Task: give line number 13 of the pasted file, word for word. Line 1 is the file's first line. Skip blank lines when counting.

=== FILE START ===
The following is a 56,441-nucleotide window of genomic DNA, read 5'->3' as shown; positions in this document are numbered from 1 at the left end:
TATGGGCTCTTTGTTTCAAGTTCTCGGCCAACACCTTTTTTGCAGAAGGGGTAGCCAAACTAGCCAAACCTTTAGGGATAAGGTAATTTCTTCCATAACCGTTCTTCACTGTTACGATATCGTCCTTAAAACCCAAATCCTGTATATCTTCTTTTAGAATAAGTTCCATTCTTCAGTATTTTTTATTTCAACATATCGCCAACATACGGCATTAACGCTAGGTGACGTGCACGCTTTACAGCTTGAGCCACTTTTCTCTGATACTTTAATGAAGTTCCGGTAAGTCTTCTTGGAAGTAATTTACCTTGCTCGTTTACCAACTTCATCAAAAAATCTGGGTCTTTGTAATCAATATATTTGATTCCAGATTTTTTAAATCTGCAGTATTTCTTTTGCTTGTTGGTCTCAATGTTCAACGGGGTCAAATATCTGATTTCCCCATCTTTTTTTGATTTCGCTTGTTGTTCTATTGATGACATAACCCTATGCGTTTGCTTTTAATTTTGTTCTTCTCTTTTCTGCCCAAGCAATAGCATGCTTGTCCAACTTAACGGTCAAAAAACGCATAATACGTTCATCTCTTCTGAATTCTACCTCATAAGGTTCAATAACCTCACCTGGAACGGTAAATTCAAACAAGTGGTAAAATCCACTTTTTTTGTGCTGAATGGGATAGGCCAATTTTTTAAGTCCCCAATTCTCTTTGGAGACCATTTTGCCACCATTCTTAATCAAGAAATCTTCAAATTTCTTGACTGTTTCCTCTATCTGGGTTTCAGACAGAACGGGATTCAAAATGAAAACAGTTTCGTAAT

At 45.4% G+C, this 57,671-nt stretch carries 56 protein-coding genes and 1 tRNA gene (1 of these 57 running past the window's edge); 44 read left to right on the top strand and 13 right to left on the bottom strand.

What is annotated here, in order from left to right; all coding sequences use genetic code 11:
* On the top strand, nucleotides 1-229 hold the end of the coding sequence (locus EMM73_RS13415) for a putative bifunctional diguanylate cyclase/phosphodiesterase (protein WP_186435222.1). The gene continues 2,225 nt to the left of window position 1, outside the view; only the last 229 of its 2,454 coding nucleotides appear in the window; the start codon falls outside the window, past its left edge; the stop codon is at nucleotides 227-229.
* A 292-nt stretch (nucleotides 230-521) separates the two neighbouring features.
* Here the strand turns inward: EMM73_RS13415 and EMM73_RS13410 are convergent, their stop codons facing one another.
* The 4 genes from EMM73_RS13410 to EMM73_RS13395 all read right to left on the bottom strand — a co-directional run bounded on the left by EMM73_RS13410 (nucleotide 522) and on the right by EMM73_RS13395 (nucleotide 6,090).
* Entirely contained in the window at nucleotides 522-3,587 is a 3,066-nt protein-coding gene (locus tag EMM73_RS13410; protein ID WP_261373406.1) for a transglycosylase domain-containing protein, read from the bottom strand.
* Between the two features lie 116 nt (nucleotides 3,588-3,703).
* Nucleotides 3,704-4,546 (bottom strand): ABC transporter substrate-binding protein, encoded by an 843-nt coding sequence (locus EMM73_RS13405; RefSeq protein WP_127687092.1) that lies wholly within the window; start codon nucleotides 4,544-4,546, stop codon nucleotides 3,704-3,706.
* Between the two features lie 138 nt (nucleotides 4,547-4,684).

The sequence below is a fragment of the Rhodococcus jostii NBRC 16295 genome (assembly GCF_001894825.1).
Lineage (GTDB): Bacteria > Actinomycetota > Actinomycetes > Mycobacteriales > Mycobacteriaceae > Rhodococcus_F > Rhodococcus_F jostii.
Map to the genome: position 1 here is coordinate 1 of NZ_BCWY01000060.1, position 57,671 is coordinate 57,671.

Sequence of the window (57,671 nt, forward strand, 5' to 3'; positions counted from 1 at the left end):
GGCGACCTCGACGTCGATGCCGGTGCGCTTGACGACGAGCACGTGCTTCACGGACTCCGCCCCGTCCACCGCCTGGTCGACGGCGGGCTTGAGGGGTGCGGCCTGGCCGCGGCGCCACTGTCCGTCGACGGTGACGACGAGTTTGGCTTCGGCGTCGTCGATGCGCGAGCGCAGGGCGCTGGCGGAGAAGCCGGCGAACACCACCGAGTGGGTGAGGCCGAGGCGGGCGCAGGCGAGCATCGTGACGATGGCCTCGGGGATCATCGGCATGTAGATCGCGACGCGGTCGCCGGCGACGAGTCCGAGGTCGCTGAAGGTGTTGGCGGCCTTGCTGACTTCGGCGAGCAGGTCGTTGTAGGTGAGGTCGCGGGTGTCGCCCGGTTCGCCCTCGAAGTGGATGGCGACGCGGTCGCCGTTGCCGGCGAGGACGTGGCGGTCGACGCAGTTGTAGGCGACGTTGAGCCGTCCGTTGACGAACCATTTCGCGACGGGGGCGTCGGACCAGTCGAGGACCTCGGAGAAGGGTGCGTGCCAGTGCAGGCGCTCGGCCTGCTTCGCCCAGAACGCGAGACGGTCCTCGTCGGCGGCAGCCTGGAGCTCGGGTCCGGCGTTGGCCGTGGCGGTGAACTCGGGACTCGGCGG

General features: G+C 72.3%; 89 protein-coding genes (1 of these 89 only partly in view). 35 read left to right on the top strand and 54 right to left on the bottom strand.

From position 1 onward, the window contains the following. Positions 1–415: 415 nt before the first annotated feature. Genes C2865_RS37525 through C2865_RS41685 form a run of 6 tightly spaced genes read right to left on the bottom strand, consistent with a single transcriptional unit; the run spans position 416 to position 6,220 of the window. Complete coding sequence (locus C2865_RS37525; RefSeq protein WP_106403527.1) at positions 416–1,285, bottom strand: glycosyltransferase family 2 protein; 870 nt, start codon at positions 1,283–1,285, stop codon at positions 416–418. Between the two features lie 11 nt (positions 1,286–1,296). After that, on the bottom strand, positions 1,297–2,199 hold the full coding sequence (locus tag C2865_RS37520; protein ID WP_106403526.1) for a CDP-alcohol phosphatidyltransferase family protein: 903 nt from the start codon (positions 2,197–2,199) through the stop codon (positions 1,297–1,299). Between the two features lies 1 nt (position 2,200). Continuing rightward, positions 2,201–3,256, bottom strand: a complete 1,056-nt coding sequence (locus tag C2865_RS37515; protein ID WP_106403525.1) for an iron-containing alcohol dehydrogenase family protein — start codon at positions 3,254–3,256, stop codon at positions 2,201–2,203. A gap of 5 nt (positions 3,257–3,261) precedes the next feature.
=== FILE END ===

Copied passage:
The sequence below is a fragment of the Rhodococcus jostii NBRC 16295 genome (assembly GCF_001894825.1).